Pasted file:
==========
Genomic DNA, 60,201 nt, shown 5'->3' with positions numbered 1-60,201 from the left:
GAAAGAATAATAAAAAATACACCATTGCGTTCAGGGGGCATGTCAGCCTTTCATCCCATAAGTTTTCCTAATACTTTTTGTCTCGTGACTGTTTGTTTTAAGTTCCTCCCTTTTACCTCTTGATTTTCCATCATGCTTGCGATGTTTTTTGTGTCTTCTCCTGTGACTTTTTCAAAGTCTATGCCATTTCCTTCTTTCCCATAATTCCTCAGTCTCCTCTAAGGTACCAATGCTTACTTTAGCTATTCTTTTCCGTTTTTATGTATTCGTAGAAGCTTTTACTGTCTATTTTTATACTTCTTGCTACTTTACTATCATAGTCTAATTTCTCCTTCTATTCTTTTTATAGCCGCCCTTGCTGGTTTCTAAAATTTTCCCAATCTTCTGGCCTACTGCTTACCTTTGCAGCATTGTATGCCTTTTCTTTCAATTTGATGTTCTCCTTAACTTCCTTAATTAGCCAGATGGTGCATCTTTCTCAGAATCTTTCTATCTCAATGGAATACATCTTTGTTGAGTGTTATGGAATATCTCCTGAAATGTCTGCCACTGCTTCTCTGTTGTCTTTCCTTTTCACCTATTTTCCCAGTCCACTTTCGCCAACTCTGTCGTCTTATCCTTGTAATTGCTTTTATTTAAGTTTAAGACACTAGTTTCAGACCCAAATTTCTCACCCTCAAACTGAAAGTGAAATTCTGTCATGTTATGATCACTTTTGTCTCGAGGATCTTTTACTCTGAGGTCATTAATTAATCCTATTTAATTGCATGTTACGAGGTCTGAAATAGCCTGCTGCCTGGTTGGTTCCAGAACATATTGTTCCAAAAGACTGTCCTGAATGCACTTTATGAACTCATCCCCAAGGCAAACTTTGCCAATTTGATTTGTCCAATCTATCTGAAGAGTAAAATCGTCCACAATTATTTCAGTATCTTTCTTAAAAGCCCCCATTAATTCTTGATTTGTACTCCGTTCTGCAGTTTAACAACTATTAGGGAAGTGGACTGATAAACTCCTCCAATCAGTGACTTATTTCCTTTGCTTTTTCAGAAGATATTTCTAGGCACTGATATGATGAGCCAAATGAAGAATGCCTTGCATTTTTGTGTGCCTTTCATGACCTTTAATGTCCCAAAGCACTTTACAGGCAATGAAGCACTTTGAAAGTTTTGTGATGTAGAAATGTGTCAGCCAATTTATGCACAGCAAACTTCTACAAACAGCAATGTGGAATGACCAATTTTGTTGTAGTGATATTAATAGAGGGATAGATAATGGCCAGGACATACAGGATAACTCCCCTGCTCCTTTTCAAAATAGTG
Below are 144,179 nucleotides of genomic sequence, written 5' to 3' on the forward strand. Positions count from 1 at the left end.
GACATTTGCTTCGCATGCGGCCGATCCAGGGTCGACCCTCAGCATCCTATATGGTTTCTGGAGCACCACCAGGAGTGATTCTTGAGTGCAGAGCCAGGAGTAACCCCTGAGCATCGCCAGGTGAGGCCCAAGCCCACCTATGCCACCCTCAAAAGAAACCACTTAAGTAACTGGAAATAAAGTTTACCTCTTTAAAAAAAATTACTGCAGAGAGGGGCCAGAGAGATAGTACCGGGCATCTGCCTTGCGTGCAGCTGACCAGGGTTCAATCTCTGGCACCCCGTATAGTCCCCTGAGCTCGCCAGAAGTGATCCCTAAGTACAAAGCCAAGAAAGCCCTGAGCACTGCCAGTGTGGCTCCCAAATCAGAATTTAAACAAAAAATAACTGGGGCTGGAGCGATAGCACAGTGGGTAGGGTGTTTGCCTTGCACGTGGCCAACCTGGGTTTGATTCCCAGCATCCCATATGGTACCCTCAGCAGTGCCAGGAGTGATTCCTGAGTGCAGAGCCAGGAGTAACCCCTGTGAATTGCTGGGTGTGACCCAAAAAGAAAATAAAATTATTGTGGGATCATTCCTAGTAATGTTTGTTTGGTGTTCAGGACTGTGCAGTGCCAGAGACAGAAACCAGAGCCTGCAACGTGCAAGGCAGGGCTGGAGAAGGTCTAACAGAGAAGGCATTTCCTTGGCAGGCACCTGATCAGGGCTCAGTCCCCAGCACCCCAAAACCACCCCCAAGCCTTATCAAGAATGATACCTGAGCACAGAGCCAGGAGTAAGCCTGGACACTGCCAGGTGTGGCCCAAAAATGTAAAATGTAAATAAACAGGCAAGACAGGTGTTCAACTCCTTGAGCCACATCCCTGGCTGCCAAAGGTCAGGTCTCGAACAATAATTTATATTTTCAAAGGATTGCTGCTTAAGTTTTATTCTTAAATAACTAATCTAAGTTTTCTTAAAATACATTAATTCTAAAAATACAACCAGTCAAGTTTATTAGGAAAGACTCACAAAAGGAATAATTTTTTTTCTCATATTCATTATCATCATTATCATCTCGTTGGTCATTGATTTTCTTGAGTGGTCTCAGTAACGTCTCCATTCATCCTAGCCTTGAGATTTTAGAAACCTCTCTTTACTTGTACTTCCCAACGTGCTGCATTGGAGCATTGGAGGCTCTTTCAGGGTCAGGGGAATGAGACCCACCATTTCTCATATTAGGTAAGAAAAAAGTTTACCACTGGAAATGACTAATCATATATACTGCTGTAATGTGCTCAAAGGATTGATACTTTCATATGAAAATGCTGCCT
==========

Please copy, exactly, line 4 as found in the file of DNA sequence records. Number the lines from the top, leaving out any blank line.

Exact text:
GACATTTGCTTCGCATGCGGCCGATCCAGGGTCGACCCTCAGCATCCTATATGGTTTCTGGAGCACCACCAGGAGTGATTCTTGAGTGCAGAGCCAGGAGTAACCCCTGAGCATCGCCAGGTGAGGCCCAAGCCCACCTATGCCACCCTCAAAAGAAACCACTTAAGTAACTGGAAATAAAGTTTACCTCTTTAAAAAAAATTACTGCAGAGAGGGGCCAGAGAGATAGTACCGGGCATCTGCCTTGCGTGCAGCTGACCAGGGTTCAATCTCTGGCACCCCGTATAGTCCCCTGAGCTCGCCAGAAGTGATCCCTAAGTACAAAGCCAAGAAAGCCCTGAGCACTGCCAGTGTGGCTCCCAAATCAGAATTTAAACAAAAAATAACTGGGGCTGGAGCGATAGCACAGTGGGTAGGGTGTTTGCCTTGCACGTGGCCAACCTGGGTTTGATTCCCAGCATCCCATATGGTACCCTCAGCAGTGCCAGGAGTGATTCCTGAGTGCAGAGCCAGGAGTAACCCCTGTGAATTGCTGGGTGTGACCCAAAAAGAAAATAAAATTATTGTGGGATCATTCCTAGTAATGTTTGTTTGGTGTTCAGGACTGTGCAGTGCCAGAGACAGAAACCAGAGCCTGCAACGTGCAAGGCAGGGCTGGAGAAGGTCTAACAGAGAAGGCATTTCCTTGGCAGGCACCTGATCAGGGCTCAGTCCCCAGCACCCCAAAACCACCCCCAAGCCTTATCAAGAATGATACCTGAGCACAGAGCCAGGAGTAAGCCTGGACACTGCCAGGTGTGGCCCAAAAATGTAAAATGTAAATAAACAGGCAAGACAGGTGTTCAACTCCTTGAGCCACATCCCTGGCTGCCAAAGGTCAGGTCTCGAACAATAATTTATATTTTCAAAGGATTGCTGCTTAAGTTTTATTCTTAAATAACTAATCTAAGTTTTCTTAAAATACATTAATTCTAAAAATACAACCAGTCAAGTTTATTAGGAAAGACTCACAAAAGGAATAATTTTTTTTCTCATATTCATTATCATCATTATCATCTCGTTGGTCATTGATTTTCTTGAGTGGTCTCAGTAACGTCTCCATTCATCCTAGCCTTGAGATTTTAGAAACCTCTCTTTACTTGTACTTCCCAACGTGCTGCATTGGAGCATTGGAGGCTCTTTCAGGGTCAGGGGAATGAGACCCACCATTTCTCATATTAGGTAAGAAAAAAGTTTACCACTGGAAATGACTAATCATATATACTGCTGTAATGTGCTCAAAGGATTGATACTTTCATATGAAAATGCTGCCT